The ever-increasing proliferation of smartphones was also behind Nigerian entrepreneur Elizabeth Kperrun-Eremie's idea: create an app that promotes traditional African stories.

She said: "I noticed a few very young children playing games like Temple Run on a phone and they were so good at it and paying so much attention.

"And it hit me; here was a way to promote our African stories (and the morals they teach) on a new medium, without which these kids may never have hear or see them. While developing we also saw it as an opportunity to integrate traditional educational material such as numbering, object recognition and more. Ensuring that they learn and have fun at the same time."

Launched in October 2013, Kperrun-Eremie has seen her edutainment app grow to 50,000 users. Her team at Lizzie's Creations are currently working on their upcoming early May release of the second iteration of AfroTalez.
Courtesy Elizabeth Kperrun-Eremie/Afrotalez
A social enterprise with a heart, this colorful edutainment TV show was created by Tanzania-based entrepreneurs Nisha Ligon and Cleng'a Ng'atigwa. Passionate about education, the duo's idea was to take existing home technology like mobile phones and computers and provide an alternative educational option.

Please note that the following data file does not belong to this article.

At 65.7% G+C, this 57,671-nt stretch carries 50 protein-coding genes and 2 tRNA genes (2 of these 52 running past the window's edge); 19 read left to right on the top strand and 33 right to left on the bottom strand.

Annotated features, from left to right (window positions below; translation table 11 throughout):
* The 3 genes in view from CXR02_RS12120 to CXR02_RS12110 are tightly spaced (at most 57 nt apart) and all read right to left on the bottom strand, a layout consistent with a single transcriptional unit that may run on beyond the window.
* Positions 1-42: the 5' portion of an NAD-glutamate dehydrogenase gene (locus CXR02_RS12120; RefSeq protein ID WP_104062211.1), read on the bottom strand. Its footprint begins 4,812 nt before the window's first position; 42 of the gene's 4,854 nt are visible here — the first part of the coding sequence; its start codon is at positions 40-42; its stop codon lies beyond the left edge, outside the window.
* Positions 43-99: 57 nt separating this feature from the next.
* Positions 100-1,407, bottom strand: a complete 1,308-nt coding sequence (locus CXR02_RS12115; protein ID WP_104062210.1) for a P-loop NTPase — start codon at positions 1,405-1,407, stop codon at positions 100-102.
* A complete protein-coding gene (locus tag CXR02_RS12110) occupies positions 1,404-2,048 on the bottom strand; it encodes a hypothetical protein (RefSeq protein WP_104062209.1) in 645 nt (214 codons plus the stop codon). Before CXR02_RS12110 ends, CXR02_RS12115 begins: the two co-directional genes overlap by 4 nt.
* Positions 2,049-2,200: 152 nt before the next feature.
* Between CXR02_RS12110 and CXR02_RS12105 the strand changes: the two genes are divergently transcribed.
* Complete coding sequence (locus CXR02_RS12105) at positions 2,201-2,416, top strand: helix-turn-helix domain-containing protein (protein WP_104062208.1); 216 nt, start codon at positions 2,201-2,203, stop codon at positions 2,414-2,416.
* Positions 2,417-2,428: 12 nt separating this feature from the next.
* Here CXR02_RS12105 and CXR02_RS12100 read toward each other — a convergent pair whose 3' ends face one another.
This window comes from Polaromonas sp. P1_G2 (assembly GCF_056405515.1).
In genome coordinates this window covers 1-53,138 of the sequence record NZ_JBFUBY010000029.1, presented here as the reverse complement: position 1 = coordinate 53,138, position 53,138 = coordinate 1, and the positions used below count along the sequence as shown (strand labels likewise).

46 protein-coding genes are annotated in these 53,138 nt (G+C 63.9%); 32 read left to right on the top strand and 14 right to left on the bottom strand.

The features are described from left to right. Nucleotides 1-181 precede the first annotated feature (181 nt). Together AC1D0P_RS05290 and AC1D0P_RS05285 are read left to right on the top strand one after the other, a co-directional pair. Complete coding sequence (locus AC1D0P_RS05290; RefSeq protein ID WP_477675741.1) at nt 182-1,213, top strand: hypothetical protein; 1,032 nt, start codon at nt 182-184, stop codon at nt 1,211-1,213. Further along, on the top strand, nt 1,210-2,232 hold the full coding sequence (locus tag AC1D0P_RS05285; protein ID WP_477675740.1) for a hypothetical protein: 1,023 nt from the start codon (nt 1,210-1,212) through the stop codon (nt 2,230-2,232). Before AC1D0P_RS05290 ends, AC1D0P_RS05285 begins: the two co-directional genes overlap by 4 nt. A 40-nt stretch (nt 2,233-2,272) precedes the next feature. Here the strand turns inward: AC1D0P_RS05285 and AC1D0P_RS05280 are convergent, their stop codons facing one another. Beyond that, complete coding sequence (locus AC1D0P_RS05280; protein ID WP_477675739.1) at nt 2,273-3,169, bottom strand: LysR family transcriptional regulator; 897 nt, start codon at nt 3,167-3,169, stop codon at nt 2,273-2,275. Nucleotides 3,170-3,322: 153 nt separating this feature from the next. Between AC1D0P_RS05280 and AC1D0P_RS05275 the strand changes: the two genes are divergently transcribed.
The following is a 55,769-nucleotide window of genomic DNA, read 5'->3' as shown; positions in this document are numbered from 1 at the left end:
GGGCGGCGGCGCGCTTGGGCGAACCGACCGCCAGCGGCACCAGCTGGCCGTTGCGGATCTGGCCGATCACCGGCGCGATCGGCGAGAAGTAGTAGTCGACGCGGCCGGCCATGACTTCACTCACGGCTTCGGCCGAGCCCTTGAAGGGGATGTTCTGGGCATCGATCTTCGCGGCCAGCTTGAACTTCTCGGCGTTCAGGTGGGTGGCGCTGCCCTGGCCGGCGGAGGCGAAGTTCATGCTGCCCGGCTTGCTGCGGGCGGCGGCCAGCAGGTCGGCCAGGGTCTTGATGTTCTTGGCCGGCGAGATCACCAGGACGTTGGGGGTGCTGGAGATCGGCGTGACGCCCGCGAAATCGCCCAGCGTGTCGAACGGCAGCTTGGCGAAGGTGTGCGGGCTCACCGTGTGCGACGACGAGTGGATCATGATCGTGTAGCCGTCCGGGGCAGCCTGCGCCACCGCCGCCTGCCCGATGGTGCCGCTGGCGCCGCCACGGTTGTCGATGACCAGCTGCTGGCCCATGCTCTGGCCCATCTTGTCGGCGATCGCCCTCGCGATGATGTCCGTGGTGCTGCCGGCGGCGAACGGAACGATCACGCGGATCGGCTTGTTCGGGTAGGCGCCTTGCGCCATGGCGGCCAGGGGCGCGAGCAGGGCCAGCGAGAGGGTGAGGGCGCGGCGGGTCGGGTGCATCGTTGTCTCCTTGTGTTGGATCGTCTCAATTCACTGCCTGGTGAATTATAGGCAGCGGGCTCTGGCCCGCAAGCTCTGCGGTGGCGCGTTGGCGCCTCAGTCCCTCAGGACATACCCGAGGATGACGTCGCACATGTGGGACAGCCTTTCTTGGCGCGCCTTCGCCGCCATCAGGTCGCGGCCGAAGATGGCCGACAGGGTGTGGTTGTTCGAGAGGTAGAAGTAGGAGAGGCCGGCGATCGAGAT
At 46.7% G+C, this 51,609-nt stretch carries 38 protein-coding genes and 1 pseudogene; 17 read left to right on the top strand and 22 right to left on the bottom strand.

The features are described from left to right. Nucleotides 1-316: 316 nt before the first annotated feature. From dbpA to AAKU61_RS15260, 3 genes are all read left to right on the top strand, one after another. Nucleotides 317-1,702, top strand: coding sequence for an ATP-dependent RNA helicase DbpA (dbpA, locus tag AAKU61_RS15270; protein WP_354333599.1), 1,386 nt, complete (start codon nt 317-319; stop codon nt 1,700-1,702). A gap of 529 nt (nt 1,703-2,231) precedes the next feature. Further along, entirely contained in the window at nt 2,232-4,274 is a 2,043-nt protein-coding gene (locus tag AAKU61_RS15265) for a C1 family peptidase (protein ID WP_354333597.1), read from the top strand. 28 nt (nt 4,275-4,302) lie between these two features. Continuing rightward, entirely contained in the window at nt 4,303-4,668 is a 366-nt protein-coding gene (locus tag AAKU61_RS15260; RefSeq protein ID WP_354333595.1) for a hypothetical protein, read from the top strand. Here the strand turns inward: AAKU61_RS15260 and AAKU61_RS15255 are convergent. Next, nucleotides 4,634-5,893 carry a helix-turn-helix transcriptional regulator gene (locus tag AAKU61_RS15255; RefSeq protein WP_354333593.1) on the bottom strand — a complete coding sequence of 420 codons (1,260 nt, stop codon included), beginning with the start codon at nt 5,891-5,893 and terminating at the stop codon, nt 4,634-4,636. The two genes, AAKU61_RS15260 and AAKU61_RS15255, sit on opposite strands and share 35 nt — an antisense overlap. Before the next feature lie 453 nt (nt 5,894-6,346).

"Our show 'Ubongo Kids' broadcasts in Kiswahili and English to over a million weekly viewers in East Africa, and teaches primary school math and science topics through fun educational animations and catchy original songs," said Ligon, the series' co-founder and CEO.

Watch the show on YouTube.
Courtesy Ubongo
Gossy Ukanwoke, pictured, was still a student when he embarked on his entrepreneurial journey by launching Students Circle, an educational social network that offers an immense academic resource to students. Later on, the young entrepreneur decided to evolve his idea into Beni American University, a private online institution -- the first of its kind in Nigeria.

"We are providing executive programs for graduates who are looking for employment and want to build up their resumes, or managers who want to climb up the hierarchy of their companies," said the budding entrepreneur, now 25, in a previous interview with CNN.

WATCH: 'Nigeria's Mark Zuckerberg' builds own school